Labor, for its part, is given the protection during the probationary period of knowing the company standards the new hires have to meet during the probationary period, and to be judged on the basis of these standards, aside from the usual standards applicable to employees after they achieve permanent status. Under the terms of the Labor Code, these standards should be made known to the teachers on probationary status at the start of their probationary period, or at the very least under the circumstances of the present case, at the start of the semester or the trimester during which the probationary standards are to be applied. Of critical importance in invoking a failure to meet the probationary standards, is that the school should show as a matter of due process how these standards have been applied. This is

effectively the second notice in a dismissal situation that the law requires as a due process guarantee supporting the security of tenure provision,91[42] and is in furtherance, too, of the basic rule in employee dismissal that the employer carries the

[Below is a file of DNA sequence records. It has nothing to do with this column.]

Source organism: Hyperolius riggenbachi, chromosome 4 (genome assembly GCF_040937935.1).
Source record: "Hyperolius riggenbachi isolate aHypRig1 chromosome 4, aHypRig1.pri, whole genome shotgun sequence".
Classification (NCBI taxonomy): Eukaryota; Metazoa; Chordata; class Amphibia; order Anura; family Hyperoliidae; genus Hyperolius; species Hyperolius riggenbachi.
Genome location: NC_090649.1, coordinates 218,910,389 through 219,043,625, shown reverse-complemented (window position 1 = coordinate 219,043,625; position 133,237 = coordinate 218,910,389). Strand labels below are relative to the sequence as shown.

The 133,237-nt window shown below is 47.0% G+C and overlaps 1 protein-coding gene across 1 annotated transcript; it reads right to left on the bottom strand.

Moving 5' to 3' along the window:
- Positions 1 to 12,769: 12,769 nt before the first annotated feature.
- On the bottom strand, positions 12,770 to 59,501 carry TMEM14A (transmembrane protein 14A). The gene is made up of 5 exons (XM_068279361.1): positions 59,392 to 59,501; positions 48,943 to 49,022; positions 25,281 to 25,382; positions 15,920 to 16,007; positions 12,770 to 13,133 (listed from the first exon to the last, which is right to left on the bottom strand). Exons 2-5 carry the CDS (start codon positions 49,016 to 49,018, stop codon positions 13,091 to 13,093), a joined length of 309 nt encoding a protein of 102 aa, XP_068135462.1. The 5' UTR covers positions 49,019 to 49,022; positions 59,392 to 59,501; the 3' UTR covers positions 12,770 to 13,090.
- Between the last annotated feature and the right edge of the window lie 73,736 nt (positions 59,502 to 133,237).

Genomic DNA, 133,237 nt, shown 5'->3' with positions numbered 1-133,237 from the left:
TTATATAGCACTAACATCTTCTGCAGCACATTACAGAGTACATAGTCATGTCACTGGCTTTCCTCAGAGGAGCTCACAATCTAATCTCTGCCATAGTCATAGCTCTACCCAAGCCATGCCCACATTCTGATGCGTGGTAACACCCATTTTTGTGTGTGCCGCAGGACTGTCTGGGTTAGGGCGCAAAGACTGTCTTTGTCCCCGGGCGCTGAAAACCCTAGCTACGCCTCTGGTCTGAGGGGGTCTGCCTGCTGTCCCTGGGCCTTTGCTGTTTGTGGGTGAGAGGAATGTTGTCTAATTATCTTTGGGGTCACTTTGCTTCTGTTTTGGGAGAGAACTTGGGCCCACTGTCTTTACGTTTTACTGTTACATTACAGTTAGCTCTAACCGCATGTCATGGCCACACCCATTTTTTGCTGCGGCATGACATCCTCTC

burden of justifying a dismissal.92[43] These rules ensure compliance with the limited security of tenure guarantee the law extends to probationary employees.93[44]

When fixed-term employment is brought into play under the above probationary period rules, the situation as in the present case may at first blush look muddled as fixed-term employment is in itself a valid employment mode under Philippine law and jurisprudence.94[45] The conflict, however, is more apparent than real when the

respective nature of fixed-term employment and of employment on probationary status are closely examined.